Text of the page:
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EU Code of Conduct Group reports to ECOFIN
Code of Conduct Group (Business Taxation) – Harmful Tax Practices – Preferential Tax Regimes – Defensive Measures – EU List of Non-Cooperative Jurisdictions
On December 7, 2021, the Economic and Financial Affairs Council of the EU (ECOFIN Council) approved the Code of Conduct Group’s report on the work performed during the Slovenian Presidency (second half of 2021), which includes the following sections:
- Revision of the mandate of the Code of Conduct Group;
- Current state of the standstill and rollback review process;
- Update on the Group’s screening and listing exercise with regards to non-cooperative jurisdictions;
- Overview of the defensive measures against non-cooperative jurisdictions currently applied by Member States.
On December 1, 1997, the ECOFIN Council adopted conclusions on a legally non-binding Code of Conduct (the “Code”) focusing on the identification and withdrawal of harmful tax measures. As a next step, the Code of Conduct Group (the “Group”) was set up on March 9, 1998 to focus on the Member States’ commitment to eliminate existing harmful tax practices (rollback process), while refraining from implementing new ones (standstill process) in accordance with the Code.
In December 2017, Member States also agreed on promoting the adoption of transparency and good governance principles by third countries by way of a common EU list of non-cooperative jurisdictions for tax purposes. Since then, the list has been regularly revised based on the work performed by the Group (see Euro Tax Flash issues 442 and 457 for the latest developments).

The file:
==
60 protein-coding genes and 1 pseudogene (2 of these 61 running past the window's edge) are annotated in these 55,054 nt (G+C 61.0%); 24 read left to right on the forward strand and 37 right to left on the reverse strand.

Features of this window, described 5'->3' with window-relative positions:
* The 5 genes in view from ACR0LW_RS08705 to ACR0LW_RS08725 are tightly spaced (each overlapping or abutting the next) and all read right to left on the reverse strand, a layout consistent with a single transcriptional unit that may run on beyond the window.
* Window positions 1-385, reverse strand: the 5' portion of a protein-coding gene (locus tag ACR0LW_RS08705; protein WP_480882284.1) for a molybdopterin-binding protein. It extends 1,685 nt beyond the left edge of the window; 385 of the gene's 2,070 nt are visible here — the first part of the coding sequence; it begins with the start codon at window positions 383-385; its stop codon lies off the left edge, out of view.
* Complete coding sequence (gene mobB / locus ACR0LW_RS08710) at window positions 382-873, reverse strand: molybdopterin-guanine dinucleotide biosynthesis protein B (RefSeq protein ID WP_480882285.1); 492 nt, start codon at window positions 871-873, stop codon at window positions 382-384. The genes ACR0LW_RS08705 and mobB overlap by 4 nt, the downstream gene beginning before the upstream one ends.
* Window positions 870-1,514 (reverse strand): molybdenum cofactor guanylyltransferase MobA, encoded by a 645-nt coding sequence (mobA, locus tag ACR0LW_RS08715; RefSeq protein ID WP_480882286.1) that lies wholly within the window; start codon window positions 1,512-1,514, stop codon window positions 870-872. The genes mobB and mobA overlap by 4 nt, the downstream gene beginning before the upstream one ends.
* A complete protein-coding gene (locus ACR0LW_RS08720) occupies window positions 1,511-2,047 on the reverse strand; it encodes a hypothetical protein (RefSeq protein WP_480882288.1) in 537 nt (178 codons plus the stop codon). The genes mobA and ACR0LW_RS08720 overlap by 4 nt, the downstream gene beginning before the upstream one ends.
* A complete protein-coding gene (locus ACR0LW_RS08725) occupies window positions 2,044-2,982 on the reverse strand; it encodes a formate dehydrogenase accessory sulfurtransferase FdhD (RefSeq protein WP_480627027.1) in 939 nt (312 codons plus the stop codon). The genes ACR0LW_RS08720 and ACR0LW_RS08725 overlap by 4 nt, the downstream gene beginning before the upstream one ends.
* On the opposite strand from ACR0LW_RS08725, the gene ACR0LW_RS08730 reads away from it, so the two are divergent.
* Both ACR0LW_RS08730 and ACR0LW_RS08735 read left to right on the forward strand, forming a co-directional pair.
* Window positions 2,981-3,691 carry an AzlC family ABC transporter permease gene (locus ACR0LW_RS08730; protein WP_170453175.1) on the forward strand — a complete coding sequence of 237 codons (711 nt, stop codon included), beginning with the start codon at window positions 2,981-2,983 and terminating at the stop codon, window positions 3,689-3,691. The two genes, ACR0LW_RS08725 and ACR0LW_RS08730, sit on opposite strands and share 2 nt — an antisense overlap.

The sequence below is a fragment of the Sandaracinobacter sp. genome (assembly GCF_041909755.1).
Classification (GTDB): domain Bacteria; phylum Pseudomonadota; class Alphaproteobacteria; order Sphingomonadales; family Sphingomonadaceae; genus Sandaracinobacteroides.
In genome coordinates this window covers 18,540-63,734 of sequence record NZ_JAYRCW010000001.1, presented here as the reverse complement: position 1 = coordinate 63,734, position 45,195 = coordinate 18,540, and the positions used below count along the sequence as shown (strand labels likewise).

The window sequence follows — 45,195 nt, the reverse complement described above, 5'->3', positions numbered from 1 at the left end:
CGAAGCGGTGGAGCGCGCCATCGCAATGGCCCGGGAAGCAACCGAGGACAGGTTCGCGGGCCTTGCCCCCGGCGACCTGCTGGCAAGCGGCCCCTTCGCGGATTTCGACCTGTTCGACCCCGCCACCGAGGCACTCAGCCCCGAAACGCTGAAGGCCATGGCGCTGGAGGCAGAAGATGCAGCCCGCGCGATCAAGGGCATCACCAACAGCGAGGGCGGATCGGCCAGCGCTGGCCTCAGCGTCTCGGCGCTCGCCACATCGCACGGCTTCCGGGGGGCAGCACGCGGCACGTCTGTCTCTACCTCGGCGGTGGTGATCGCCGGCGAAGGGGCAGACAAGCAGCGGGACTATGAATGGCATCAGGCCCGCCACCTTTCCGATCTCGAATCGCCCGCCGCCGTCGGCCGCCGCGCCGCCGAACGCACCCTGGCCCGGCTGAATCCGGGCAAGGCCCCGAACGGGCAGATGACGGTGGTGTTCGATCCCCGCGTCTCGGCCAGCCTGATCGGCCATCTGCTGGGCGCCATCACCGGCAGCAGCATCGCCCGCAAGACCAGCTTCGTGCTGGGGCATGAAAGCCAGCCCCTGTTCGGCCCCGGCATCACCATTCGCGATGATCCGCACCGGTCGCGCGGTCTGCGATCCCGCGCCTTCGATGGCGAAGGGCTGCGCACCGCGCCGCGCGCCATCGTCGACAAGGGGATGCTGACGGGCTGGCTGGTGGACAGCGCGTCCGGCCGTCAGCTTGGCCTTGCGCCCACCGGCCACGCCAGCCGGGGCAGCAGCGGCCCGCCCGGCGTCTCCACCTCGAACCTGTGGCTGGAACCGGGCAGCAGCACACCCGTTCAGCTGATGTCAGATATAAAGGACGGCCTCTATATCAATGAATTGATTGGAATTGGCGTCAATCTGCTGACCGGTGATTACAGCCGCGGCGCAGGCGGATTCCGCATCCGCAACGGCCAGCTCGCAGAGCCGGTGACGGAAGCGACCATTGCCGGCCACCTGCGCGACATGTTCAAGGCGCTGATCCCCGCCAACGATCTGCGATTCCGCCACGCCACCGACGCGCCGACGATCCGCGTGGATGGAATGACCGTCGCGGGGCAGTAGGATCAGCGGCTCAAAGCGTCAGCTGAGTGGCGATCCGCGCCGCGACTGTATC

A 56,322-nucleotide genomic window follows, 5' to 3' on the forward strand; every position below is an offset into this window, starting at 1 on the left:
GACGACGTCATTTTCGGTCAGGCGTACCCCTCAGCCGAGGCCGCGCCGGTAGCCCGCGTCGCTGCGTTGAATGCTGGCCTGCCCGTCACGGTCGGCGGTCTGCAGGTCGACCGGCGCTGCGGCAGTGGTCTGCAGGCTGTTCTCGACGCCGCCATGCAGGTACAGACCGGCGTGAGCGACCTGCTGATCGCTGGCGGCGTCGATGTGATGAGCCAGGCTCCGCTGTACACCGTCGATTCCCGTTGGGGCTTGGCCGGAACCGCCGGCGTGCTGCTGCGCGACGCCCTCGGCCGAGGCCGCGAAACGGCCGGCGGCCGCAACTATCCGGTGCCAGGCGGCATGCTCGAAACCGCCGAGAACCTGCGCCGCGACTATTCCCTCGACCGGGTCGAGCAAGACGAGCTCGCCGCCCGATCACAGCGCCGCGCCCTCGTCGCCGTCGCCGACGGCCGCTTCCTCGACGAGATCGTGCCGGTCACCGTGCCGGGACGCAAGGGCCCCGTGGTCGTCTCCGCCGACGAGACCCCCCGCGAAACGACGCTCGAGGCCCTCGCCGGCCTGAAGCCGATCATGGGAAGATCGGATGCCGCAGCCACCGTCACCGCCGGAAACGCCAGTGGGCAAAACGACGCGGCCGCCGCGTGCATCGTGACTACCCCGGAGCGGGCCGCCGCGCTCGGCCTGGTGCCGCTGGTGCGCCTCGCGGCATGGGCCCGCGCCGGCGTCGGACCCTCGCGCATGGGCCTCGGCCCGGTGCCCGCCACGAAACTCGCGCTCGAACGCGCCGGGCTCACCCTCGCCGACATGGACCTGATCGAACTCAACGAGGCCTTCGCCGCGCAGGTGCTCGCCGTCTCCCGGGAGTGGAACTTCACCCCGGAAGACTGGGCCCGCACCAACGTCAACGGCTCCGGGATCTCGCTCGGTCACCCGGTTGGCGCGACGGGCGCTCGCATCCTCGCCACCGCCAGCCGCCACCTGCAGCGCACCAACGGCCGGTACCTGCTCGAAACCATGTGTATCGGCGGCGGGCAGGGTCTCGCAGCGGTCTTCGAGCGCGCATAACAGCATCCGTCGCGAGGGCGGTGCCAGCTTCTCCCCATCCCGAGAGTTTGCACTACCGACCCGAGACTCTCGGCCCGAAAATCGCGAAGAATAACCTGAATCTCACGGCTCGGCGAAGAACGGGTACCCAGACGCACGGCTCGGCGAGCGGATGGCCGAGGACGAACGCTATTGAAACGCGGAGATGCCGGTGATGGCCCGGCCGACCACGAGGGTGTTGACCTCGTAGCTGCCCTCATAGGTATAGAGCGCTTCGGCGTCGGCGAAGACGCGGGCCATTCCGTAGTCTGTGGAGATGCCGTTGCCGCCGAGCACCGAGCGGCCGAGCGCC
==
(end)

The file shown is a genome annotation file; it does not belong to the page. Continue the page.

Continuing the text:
Furthermore, in December 2019, the ECOFIN Council adopted guidance on coordination of national defensive measures in the tax area against non-cooperative jurisdictions, inviting Member States to apply legislative defensive measure as of January 1, 2021 (or July 1, 2021 should they face institutional or constitutional issues). The Group committed to reviewing the work on legislative defensive measures in the tax area and have an overview of such measures applied by Member States in place by the end of 2021 (see Euro Tax Flash issues 419 and 435 for more details).
With respect to the different actions it has been mandated with, the Group regularly reports to the ECOFIN Council on the work performed during each Council Presidency.
Work performed by the Group during the Slovenian Presidency
The Group’s report, as approved by the ECOFIN Council on December 7, 2021 (Group’s report) details the work performed during the Slovenian Presidency as follows:
No agreement on a revised mandate of the Code of Conduct Group
In its conclusions on fair and effective taxation in times of recovery, on tax challenges linked to digitalisation and on tax good governance in the EU and beyond of November 27, 2020, the ECOFIN Council had welcomed discussions on the revision of the mandate of the Group and agreed that the scope should also cover features of tax systems that have general application and that may have harmful effects.
In an initial draft of the Group’s report to the ECOFIN Council dated November 26, 2021, the Group presented its revised Code proposal. However, during a press conference held after the ECOFIN Council meeting on December 7, 2021, the Slovenian Minister of Finance (Andrej Šircelj) announced that Member States did not agree on the revised Code proposal prepared by the Group.
The revised Code proposal provided for an expanded definition of harmful tax regimes to cover features of tax systems that have general application and that may have harmful effects, provided for additional options to rollback harmful tax regimes, and for stricter rules for the exchange of information on new potential harmful tax measures.